Lecture 6: Encoding
In focus: Declarative memory & episodic memory
3 Phases of Memory:
1) Encoding – info. First registered
2) Consolidation – info. is being ACTIVELY retained, gradual process, dynamic changes at a
neural level to memory. Memory building takes time.
3) Retrieval – utilising the info., eg. Trying to remember something. Not retrieving the original
memory A reconstruction of the memory is what you experience (your best guess to what
What you end up remembering is determined at the time of encoding.
Depends on what sorts of things are you doing with that info.
Processing during encoding is IMPORTANT.
One method of processing objects well: Method of Loci
o Associating what you see with different spatial locations
Determined on whether you’re actually attending to the info. How you’re thinking about the info.
(ELABORATIVE PROCESSING) what you’re doing with the information.
Lack of attention to the info: “Sin of absentmindedness”
Improve memory by PAYING ATTENTION MORE.
Procedural memory: Not paying attention to activity as it becomes automated.
Our attentional capacity is limited. We can’t pay attention to everything at the same time.
Change blindness shows how our capacity to remain attentive to something is extremely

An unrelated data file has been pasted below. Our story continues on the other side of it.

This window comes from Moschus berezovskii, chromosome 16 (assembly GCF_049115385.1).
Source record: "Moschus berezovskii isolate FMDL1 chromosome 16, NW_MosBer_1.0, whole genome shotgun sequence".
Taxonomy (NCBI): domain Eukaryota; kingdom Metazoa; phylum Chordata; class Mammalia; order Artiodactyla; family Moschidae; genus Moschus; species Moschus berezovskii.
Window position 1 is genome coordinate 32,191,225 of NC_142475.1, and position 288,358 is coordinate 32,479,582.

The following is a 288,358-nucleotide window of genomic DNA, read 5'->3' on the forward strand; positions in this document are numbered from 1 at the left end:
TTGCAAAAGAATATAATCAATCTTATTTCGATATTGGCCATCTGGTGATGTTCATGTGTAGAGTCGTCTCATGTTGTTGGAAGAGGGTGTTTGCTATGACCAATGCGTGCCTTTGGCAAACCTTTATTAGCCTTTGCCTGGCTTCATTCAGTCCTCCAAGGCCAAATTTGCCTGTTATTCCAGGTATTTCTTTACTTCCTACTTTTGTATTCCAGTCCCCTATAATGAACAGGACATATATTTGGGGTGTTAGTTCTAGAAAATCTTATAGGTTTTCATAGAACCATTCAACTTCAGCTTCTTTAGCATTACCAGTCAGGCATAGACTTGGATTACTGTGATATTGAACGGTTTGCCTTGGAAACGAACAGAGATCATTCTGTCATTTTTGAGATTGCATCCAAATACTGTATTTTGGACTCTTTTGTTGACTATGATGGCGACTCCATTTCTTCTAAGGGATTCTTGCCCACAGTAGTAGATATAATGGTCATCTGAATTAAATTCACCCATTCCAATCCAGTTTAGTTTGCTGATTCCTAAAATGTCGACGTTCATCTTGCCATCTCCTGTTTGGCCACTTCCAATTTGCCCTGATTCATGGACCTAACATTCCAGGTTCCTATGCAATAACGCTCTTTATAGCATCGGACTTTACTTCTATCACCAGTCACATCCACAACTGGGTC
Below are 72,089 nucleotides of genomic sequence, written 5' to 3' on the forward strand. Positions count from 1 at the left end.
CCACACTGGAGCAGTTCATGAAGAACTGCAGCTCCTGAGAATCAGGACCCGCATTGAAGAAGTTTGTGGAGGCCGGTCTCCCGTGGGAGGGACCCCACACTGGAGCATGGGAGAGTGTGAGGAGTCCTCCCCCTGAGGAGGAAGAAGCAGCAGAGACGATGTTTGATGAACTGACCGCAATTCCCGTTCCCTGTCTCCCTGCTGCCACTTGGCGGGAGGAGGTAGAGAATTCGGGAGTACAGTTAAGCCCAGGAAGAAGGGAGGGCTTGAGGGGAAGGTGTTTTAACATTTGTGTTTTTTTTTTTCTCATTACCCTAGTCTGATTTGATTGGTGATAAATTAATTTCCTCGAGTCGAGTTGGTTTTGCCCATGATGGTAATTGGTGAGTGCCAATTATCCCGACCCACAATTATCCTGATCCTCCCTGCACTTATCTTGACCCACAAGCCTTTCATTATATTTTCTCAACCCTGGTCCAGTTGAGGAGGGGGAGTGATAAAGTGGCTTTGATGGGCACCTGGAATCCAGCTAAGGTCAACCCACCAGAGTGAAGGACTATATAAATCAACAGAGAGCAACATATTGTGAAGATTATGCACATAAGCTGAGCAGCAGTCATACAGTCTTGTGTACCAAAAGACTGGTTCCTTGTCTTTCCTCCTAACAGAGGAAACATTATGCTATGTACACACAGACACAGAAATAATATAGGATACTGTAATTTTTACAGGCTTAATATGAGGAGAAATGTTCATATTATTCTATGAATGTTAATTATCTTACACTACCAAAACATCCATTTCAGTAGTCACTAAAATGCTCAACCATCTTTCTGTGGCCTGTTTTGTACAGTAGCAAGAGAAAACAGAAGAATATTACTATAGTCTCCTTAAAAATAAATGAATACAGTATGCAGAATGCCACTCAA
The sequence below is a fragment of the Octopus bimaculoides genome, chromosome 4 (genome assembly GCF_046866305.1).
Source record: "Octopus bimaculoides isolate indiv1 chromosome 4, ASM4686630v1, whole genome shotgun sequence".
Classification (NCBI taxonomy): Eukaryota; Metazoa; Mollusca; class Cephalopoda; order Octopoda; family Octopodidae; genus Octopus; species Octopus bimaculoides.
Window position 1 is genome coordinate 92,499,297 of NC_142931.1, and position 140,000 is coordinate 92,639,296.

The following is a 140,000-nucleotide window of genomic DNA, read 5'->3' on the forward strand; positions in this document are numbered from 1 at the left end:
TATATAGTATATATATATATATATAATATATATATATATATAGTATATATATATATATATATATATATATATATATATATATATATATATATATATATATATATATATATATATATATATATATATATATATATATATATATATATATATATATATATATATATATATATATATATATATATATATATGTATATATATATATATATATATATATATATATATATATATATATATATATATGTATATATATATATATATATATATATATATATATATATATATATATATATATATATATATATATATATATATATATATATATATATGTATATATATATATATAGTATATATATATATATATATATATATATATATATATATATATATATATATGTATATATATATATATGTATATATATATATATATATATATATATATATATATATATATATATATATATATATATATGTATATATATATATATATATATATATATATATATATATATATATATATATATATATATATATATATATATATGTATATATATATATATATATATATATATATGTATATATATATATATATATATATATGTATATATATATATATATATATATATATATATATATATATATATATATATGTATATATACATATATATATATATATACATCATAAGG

limited. We can’t remember everything at once.
Divided attention experiment Determines whether a particular mental operation requires
a lot of attention.
o Primary task: Try to encode or retrieve some set of information. Eg. Person is asked
to remember a set of words.
o Secondary task: A second task that you have to perform concurrently and that
consumes attention. (Occurs at the same time as the primary task. Aim is to drain
away attention from primary task).
Low Processing load = simple task that does not require much attention. Eg.
Placing cards facing away from you in a line.
High processing load = Requires more attentional resources, so when it is
given, memory performance should be lower. Eg. Organising a deck of cards
o Experiment answers Q: Does both encoding and retrieval require attention? During a high processing load task, encoding performance is much lower
than when a person is encoding info. whilst performing a low processing
load task. Thus encoding depends on attention.
Whether you’re doing a high/low processing load secondary task, attention
does NOT affect memory recall (retrieval. (results are the same for both)
Successful encoding depends on how you process the information:
o Hermann Ebbinghause:
o Rote serial recall – Just repated nonsense syllables over and over again until he ould
recit them from memory.